My Working Day - Simon Rodway archive

Monday 17 June 2013

We pay our technical illustrator a visit

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Woodworking Plans & Projects; the clue's in the name - for every project, we supply plans, and that's where we turn to Simon Rodway. Simon has been providing illustrations for us and our sister magazines since the very first issue of Furniture & Cabinetmaking in 1996 - in fact, he is the only person to have contributed to every single issue of F&C!

Simon gained his skills in technical drawing when studying architecture: "I suppose what I do day-to-day is best described as 'virtual woodworking'" he explains; we send him the pictures and step-by-step instructions for each project, and he then builds them, not in the workshop, but in 3D on screen in his home study, using AutoCAD. His most important piece of kit is not a router or bandsaw, but a mousemat: "This thing saved my working life!" he says, "I started to get terrible RSI from using a mouse on the desk all day - now I have this larger mousemat which I put on my lap instead, and the problem has completely disappeared."

After Simon creates the 3D model, he pulls it apart on screen to show you how it's made, generating sections, plans and elevations.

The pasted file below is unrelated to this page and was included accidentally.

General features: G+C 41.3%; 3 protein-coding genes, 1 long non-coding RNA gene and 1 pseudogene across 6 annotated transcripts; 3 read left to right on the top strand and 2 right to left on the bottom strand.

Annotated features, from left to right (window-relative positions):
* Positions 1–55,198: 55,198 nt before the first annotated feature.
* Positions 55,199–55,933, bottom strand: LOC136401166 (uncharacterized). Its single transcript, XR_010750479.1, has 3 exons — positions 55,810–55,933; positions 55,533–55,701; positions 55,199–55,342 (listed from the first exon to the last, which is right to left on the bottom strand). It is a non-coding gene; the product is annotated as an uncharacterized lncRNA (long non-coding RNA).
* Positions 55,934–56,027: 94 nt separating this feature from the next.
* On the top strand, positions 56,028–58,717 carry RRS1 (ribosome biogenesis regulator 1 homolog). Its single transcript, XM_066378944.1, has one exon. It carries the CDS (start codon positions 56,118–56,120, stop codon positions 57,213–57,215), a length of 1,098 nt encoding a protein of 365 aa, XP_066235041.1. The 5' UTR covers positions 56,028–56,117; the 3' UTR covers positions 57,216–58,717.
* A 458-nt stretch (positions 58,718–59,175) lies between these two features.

The drawing is imported into SketchUp, where it is rendered and grain and colour added, from SketchUp to PhotoShop, and then finally into Illustrator. In the dark but not that distant past, Simon would then print out and post the finished drawings, but he now sends these to us online, so we can slot them into the project pages in no time!

Simon's Golden Rule

"In technical illustration, you should never sacrifice clarity for looks. It's important for the drawings to look fresh, interesting and lively, but their main purpose is always to explain how something works or is put together. That means that the illustrations also have to be accurate, and understanding what you are drawing is crucial to this."

Likes

"I love the fact that my commute to work is down a single flight of stairs, especially on cold, dark winter mornings. The variety of things that I draw means that I've never got bored in nearly 20 years of illustration, and I usually look forward to Monday morning."

Dislikes

"I spend a bit too much time on my own, and can end up having conversations with myself. I also spend too much time sitting, so I try and make sure I go for at least one walk every working day."


Tegan Foley

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LineMine, is a resource for sharing and selling technical drawings and 3D models